What You Need to Know about Nicotine

Nicotine is the chemical found in the tobacco within cigarettes. It is known as the product that causes addiction in cigarette smokers. Nicotine comes from the nightshade family of plants (Solanaceae) and is predominantly in tobacco and coca. Lower amounts of it can be found in foods like tomatoes, potatoes, eggplants and green peppers. Nicotine functions as an antiherbivore chemical, since it is a neurotoxin to insects. In the past, nicotine was widely used in insecticides. Derivatives of nicotine can be found in imidacloprid, an insecticide created by Bayer Cropscience.

                                                              Information About Cigarettes

A single cigarette contains about 1 mg of nicotine. It acts as a stimulant in mammals and is responsible for the dependence-forming properties of cigarettes. This addiction is said to be one of the hardest habits to break, by the American Heart Association. Tobacco addiction is said to have the same behavioral and pharmacological characteristics as other illegal drugs, such as heroin and cocaine.

Nicotine, named after the tobacco plant Nicotiana tabacum (named after French Ambassador in Portugal Jean Nicot). Jean Nicot sent tobacco seeds to Paris from Brazinin 1560, promoting it for medical uses. Nicotine is produced by isolating the substance from the tobacco plant (done first in Germany during the year 1828 by chemists Posselt and Reimann). Since it has a nitrogen base, it forms salts with acid, which are most of the time solid and water soluble. It can also easily penetrate the skin. At temperatures below nicotine's boiling point, it will burn and the vapors it forms combust at 308k, or 95 degrees Fahrenheit, in air even though there is low vapor pressure. When cigarettes are being smoked, most of the nicotine is burned; desired effects are still provided during inhalation.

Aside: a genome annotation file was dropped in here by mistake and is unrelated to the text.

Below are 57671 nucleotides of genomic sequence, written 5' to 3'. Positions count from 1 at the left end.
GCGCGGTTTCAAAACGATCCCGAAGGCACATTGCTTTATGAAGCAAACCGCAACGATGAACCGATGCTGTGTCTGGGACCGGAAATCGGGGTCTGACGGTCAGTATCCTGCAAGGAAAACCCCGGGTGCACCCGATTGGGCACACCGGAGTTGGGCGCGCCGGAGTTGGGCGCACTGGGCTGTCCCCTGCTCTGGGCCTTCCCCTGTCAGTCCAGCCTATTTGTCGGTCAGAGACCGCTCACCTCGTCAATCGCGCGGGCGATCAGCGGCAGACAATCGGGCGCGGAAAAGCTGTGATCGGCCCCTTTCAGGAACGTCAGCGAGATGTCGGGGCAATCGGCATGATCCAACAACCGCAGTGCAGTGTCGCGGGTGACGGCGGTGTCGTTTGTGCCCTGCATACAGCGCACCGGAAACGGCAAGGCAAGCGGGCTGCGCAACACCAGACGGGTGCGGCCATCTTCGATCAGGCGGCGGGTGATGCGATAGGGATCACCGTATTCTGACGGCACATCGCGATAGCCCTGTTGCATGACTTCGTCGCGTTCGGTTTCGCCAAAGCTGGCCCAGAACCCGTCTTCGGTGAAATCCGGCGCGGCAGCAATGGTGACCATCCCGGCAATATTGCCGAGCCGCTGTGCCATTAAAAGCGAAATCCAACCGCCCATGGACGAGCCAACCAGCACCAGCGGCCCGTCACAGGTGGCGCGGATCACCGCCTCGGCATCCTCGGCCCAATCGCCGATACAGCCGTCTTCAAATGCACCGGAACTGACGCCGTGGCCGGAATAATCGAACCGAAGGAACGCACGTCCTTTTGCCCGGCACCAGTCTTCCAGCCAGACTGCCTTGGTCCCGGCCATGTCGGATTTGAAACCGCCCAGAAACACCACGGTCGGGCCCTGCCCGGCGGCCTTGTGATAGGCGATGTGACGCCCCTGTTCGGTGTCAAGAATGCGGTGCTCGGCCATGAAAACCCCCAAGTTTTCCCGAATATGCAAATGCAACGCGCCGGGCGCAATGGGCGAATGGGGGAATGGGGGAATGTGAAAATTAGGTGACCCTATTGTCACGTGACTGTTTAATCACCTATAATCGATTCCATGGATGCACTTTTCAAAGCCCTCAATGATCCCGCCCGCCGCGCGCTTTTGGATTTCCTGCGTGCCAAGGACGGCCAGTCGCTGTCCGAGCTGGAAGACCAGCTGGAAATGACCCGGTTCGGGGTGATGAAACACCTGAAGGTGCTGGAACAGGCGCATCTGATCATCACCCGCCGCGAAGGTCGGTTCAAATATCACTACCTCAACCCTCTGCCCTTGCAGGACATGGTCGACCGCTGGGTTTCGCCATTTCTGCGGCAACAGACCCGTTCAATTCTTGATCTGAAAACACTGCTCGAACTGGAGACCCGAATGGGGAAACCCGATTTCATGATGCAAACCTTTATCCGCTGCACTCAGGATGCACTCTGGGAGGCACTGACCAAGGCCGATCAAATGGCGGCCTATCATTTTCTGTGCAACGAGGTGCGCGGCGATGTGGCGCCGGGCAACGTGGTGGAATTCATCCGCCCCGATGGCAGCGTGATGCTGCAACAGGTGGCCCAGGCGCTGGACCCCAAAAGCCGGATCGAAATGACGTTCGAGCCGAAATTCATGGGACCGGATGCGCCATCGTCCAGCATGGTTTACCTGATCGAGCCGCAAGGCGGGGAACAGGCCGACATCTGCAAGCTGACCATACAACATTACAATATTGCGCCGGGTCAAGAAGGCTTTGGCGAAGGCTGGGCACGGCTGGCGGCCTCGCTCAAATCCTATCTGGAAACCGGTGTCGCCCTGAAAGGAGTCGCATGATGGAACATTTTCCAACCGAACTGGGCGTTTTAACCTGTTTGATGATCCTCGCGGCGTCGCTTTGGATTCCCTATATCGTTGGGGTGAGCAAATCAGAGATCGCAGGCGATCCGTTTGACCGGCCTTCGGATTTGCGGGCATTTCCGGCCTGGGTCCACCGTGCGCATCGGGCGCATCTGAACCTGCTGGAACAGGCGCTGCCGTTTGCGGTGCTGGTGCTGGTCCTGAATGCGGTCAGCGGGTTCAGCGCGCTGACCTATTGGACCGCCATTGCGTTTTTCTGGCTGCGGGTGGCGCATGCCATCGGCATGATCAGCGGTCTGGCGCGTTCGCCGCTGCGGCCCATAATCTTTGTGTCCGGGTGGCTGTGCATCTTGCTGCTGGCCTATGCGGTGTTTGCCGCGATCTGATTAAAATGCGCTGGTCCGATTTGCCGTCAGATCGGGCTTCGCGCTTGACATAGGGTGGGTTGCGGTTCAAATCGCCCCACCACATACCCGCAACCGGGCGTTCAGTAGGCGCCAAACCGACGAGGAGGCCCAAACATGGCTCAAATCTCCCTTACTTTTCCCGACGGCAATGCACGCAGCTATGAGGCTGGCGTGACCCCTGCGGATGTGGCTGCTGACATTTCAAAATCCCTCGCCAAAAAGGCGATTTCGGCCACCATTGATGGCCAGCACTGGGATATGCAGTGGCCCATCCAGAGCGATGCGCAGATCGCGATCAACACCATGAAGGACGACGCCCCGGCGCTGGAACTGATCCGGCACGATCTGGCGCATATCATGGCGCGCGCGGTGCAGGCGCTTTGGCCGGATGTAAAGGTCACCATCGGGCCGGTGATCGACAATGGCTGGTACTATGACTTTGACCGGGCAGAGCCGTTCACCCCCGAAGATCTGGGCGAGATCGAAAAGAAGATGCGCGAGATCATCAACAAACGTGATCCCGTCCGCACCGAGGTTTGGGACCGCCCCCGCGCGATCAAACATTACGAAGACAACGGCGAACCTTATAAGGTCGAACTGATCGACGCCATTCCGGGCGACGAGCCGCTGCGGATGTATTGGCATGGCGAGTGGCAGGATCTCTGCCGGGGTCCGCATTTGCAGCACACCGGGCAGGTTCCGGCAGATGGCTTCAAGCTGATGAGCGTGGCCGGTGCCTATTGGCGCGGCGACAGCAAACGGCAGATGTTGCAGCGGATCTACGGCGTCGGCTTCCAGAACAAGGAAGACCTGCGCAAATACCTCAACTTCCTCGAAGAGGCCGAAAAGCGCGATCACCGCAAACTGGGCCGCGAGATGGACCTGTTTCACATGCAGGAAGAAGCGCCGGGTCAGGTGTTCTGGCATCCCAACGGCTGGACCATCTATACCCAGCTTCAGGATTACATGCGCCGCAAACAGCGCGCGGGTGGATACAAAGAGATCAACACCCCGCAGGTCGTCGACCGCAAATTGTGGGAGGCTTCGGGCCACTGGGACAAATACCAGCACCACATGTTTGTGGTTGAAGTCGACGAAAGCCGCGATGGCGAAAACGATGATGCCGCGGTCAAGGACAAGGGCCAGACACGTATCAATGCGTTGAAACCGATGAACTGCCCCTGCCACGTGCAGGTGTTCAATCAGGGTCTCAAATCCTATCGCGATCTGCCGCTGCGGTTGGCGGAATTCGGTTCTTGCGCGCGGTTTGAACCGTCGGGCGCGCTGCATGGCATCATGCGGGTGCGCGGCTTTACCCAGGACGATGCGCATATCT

Once nicotine is entered into your body, it quickly moves through your bloodstream and crosses the blood-brain barrier. This occurs within the first 7 seconds of the tobacco smoke being inhaled. It stays inside your body for about two hours. The amount that is absorbed by the body depends on how much is smoked, if it is inhaled and if a filter was used. Nicotine can also be found in chewing tobacco, dipping tobacco and snuff. Since these are held in the mouth between the lip and gum or snorted through the nose, the amount that is released into your body is a whole lot more than when the tobacco is smoked (none of it is being burned and released, all is being taken in). Nicotine acts on the nicotinic acetylcholine receptors (mostly the ganglion type nicotinic receptor) and one CNS type nicotinic receptor. The first is the adrenal medulla, which increases flow of adrenaline and stimulates hormones.

There's Help to Quit

There are anti-smoking aids that help people addicted to cigarettes to quit smoking. Such aids include therapy, patch and gum. To quit smoking on your own, you can try chewing the gum; this delivers low levels of nicotine into your body. The patch is a three step program that slowly but surely eliminates your need for cigarettes.